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I've been contemplating getting a digital scale, but after reading about the reliability woes of them, I think I'm better off sticking with the beam scales. Thanks for the heads-up!
 

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Just a plinker here, not measuring velocity or measuring in tenths of a grain; just glad when I don't shoot a squib.

I came to mistrust digital scales, but that's me. I sold my RCBS after it broke and the company sent me a new one. I didn't like the warm-up period or trust that readings would not drift after a bit.

So many others have had great success with digitals, so use what works best for you. I zero my beam scale each time, check charges during loading, and have not gotten any other problems since. That said, "since." I'm Type-A and always re-checking everything.
 

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Electronic scales can be affected by being to close to fluorescent lights. also having anything else on the same extension cord
 

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I'm not a fan of digital scales either. Too inconsistent and any perceived efficiency is wiped out by the constant need to keep checking the accuracy. Accuracy with any instrument is the direct result of money. If you spend enough money you'll get an accurate instrument. There's a reason a quality beam scale costs about $100 even though it's a relatively simple device. I'm sure if you threw enough money at an electronic scale you would get a very precise instrument but that's not gonna happen for $25-50. YMMV.
 

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Discussion Starter #26
JLS1980, A little known fact about non-temperature compensated powders …. virtually all these powders will burn faster in a hot chamber, however sometimes it does exactly the opposite of what you might think …. especially slower burning powders with heavier bullets. Because they burn faster, chamber pressure elevates faster so more powder gets burned up in fewer inches of bullet travel. The end result is a slower muzzle velocity, not faster. I have never used R-19 so I don't know how it behaves …. maybe heat could have been the cause …. but I can't explain the last shot???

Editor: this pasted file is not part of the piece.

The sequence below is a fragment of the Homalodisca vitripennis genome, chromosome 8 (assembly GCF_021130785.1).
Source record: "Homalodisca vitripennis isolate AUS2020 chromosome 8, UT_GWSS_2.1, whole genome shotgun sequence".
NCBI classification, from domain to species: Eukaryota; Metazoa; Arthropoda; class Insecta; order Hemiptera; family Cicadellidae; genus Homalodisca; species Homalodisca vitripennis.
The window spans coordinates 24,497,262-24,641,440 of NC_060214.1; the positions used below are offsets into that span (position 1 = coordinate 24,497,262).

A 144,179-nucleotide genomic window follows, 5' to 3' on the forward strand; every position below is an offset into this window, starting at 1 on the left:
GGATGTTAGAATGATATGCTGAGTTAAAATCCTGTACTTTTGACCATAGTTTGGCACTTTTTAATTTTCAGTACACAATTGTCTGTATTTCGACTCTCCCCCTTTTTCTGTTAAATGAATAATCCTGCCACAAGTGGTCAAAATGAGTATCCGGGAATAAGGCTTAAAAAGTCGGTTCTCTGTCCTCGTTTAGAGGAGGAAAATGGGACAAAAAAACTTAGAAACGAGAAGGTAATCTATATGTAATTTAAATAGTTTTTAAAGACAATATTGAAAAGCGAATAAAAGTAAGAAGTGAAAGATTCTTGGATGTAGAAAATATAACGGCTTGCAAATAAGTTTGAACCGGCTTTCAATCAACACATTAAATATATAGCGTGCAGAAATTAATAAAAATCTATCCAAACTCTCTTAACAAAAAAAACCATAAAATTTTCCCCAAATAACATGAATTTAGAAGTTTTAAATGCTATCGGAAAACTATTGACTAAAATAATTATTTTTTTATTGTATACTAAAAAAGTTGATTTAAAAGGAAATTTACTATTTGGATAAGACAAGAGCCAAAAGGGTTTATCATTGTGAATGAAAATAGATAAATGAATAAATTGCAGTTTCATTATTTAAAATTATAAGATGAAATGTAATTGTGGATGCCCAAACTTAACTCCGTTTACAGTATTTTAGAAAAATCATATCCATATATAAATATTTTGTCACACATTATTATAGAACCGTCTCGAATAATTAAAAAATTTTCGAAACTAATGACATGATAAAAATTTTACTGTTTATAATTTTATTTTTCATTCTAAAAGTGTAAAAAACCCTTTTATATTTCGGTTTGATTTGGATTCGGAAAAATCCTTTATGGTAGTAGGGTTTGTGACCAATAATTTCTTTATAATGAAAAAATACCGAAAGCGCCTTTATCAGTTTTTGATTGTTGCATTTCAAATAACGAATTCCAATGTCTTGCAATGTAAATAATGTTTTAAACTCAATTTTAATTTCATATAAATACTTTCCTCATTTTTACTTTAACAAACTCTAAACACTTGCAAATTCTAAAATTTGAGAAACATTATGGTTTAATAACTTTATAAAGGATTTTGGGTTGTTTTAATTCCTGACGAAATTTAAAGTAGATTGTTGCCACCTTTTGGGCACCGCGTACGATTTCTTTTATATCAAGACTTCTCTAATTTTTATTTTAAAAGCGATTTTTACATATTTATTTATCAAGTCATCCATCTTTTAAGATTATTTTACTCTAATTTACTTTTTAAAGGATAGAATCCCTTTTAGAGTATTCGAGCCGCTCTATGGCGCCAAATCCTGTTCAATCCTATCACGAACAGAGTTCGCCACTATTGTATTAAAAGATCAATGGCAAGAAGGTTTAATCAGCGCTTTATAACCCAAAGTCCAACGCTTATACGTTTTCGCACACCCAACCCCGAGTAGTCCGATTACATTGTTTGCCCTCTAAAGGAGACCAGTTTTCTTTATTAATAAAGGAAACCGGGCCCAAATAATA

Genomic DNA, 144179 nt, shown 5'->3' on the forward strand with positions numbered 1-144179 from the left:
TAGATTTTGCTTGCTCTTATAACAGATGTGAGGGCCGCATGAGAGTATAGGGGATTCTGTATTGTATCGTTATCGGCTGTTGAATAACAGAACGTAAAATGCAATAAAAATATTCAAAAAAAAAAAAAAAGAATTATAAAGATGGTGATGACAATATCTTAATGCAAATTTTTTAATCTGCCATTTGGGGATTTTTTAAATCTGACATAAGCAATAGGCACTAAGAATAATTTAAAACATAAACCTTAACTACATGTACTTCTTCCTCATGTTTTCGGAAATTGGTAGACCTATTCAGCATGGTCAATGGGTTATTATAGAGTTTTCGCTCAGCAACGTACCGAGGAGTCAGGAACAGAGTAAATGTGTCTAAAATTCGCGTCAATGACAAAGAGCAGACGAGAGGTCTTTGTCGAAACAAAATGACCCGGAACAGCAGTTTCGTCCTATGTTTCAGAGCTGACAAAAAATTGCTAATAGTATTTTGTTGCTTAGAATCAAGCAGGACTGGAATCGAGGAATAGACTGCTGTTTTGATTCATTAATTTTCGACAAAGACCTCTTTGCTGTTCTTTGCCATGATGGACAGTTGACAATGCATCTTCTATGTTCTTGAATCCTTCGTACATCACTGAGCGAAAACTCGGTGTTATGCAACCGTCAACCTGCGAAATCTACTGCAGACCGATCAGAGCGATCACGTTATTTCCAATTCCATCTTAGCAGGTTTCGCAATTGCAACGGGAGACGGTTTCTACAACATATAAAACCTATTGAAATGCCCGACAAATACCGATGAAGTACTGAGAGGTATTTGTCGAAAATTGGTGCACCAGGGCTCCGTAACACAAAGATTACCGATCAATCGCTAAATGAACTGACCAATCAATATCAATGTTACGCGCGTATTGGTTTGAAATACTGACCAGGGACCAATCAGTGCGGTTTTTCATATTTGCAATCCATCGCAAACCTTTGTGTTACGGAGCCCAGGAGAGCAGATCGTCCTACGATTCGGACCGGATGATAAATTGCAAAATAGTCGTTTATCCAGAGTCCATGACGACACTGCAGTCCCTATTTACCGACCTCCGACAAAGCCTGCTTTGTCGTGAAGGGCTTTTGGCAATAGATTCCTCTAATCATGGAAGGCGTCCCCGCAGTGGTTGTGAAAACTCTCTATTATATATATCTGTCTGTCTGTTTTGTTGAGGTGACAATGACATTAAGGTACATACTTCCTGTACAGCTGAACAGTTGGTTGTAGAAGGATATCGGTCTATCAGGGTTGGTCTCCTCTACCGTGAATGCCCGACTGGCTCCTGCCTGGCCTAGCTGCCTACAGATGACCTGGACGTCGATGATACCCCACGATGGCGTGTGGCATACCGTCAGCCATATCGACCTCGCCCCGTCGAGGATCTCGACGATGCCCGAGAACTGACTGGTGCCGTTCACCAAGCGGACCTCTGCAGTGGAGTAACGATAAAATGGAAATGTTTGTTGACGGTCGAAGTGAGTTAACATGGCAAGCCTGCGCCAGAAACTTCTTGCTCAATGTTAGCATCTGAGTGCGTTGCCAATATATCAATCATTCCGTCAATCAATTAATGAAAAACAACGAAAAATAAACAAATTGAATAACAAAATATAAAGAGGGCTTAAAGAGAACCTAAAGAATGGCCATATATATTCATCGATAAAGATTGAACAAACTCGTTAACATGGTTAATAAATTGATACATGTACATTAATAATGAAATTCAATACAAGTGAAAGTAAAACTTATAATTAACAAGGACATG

Regardless, I still don't think your scale was responsible for your velocity variations, even though I prefer scales accurate to .1 grains. I think it was your choice of powder. R-19 is pretty slow burning, virtually the same as IMR 4831, which is intended more for larger capacity cases. When I owned my Rem 700 chambered in 7mm-08, I tested several powders and bullets to see what worked best. I settled on Speer 145gr bullets …. heavier bullets just didn't group as well nor chronograph as tight plus they left the muzzle at a slower velocity with an inferior trajectory. I tested many powders and found any powder that burns slower than IMR 4350 just didn't chrono very uniform in my 7mm-08. R-19 is much slower burning than IMR 4350 so I think it is just way too slow for your 7mm-08. My goto powder for my 7mm-08 was Varget. 41 grains chronoed a 145gr bullet (Speer Spitzer Boattail Soft Point) in excess of 2700 fps with exceptionally good accuracy from a hunting rifle.

If you look at the burn rate chart, you will see Varget is #101 in the order of burn rate whereas R-19 is rated at #123, a much slower burn rate. Reloading manuals can tell you a lot too. In this case, the amount of powder needed for a given velocity with the same bullet gives you a clue about burn rates where a heavier powder charge means the powder is burning slower. According to the Speer manual (#14) R-19 requires 47 grains for 2692 fps with a 145gr bullet. The same bullet with Varget requires 41 grains for 2707 fps (very close to R-19's 2692 fps).

Using QuickLOAD with a Speer 145gr bullet, it takes 14.1" of bullet travel to reach a 95% burn with 41gr of Varget. R-19 takes in excess of 24" of bullet travel to reach a 95% burn with 47gr of R-19. At 22" of bullet travel (24" barrel) velocity is very close for both 2688 fps for R-19, 2695 fps for Varget. 41gr of Varget fills the case to 93.4% of capacity whereas 47gr of R-19 fills the case to 103.6% …. slightly compressed.
You got me curious lowegan, what does QuckLOAD say about how much bullet travel is needed for full burn using the 160 grain speer hot core instead of the 145 grain? I found the reason for crazy #'s by the way, when I pulled the loaded rounds after noticing run out, not all case mouths were sized correctly, some came out way to easy. Resizing all of them fixed that and velocity stabilized from 2670-2680, rifle grouped at 1.25" 3 shot. That's using the lee balance beam for all loads as well.
 
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